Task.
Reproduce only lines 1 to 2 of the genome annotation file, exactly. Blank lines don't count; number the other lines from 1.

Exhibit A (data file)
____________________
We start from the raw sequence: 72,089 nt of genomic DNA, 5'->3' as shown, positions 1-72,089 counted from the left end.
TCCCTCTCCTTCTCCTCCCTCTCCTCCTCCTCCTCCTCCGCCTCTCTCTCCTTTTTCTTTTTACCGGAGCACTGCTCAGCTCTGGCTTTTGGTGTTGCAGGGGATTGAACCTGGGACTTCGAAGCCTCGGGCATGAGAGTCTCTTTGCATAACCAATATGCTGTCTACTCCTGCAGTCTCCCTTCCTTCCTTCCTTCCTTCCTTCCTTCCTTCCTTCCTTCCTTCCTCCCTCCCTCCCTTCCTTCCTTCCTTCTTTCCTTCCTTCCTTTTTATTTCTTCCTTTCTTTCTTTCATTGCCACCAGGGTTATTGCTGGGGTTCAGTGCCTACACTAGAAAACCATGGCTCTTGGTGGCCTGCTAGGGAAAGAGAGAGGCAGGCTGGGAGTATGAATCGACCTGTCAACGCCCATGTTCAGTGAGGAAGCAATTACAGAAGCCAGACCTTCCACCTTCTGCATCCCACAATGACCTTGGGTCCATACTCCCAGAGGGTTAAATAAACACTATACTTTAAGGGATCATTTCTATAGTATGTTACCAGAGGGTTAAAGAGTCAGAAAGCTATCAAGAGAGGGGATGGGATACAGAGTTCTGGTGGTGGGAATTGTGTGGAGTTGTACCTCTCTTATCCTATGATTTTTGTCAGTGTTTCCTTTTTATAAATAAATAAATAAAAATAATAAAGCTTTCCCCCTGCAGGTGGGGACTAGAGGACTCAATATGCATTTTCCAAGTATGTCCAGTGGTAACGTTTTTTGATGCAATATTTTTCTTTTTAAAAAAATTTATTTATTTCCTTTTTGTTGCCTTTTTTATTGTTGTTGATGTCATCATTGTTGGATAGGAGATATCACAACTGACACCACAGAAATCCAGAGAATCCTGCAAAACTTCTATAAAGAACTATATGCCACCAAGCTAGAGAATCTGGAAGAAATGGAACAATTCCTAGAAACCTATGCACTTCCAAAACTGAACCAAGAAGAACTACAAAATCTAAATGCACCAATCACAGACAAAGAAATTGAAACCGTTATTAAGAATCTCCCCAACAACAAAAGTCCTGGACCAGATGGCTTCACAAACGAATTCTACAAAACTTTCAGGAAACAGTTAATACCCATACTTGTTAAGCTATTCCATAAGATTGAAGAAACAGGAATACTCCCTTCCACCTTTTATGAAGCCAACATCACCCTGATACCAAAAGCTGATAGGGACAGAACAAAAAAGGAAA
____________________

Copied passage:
We start from the raw sequence: 72,089 nt of genomic DNA, 5'->3' as shown, positions 1-72,089 counted from the left end.
TCCCTCTCCTTCTCCTCCCTCTCCTCCTCCTCCTCCTCCGCCTCTCTCTCCTTTTTCTTTTTACCGGAGCACTGCTCAGCTCTGGCTTTTGGTGTTGCAGGGGATTGAACCTGGGACTTCGAAGCCTCGGGCATGAGAGTCTCTTTGCATAACCAATATGCTGTCTACTCCTGCAGTCTCCCTTCCTTCCTTCCTTCCTTCCTTCCTTCCTTCCTTCCTTCCTTCCTCCCTCCCTCCCTTCCTTCCTTCCTTCTTTCCTTCCTTCCTTTTTATTTCTTCCTTTCTTTCTTTCATTGCCACCAGGGTTATTGCTGGGGTTCAGTGCCTACACTAGAAAACCATGGCTCTTGGTGGCCTGCTAGGGAAAGAGAGAGGCAGGCTGGGAGTATGAATCGACCTGTCAACGCCCATGTTCAGTGAGGAAGCAATTACAGAAGCCAGACCTTCCACCTTCTGCATCCCACAATGACCTTGGGTCCATACTCCCAGAGGGTTAAATAAACACTATACTTTAAGGGATCATTTCTATAGTATGTTACCAGAGGGTTAAAGAGTCAGAAAGCTATCAAGAGAGGGGATGGGATACAGAGTTCTGGTGGTGGGAATTGTGTGGAGTTGTACCTCTCTTATCCTATGATTTTTGTCAGTGTTTCCTTTTTATAAATAAATAAATAAAAATAATAAAGCTTTCCCCCTGCAGGTGGGGACTAGAGGACTCAATATGCATTTTCCAAGTATGTCCAGTGGTAACGTTTTTTGATGCAATATTTTTCTTTTTAAAAAAATTTATTTATTTCCTTTTTGTTGCCTTTTTTATTGTTGTTGATGTCATCATTGTTGGATAGGAGATATCACAACTGACACCACAGAAATCCAGAGAATCCTGCAAAACTTCTATAAAGAACTATATGCCACCAAGCTAGAGAATCTGGAAGAAATGGAACAATTCCTAGAAACCTATGCACTTCCAAAACTGAACCAAGAAGAACTACAAAATCTAAATGCACCAATCACAGACAAAGAAATTGAAACCGTTATTAAGAATCTCCCCAACAACAAAAGTCCTGGACCAGATGGCTTCACAAACGAATTCTACAAAACTTTCAGGAAACAGTTAATACCCATACTTGTTAAGCTATTCCATAAGATTGAAGAAACAGGAATACTCCCTTCCACCTTTTATGAAGCCAACATCACCCTGATACCAAAAGCTGATAGGGACAGAACAAAAAAGGAAA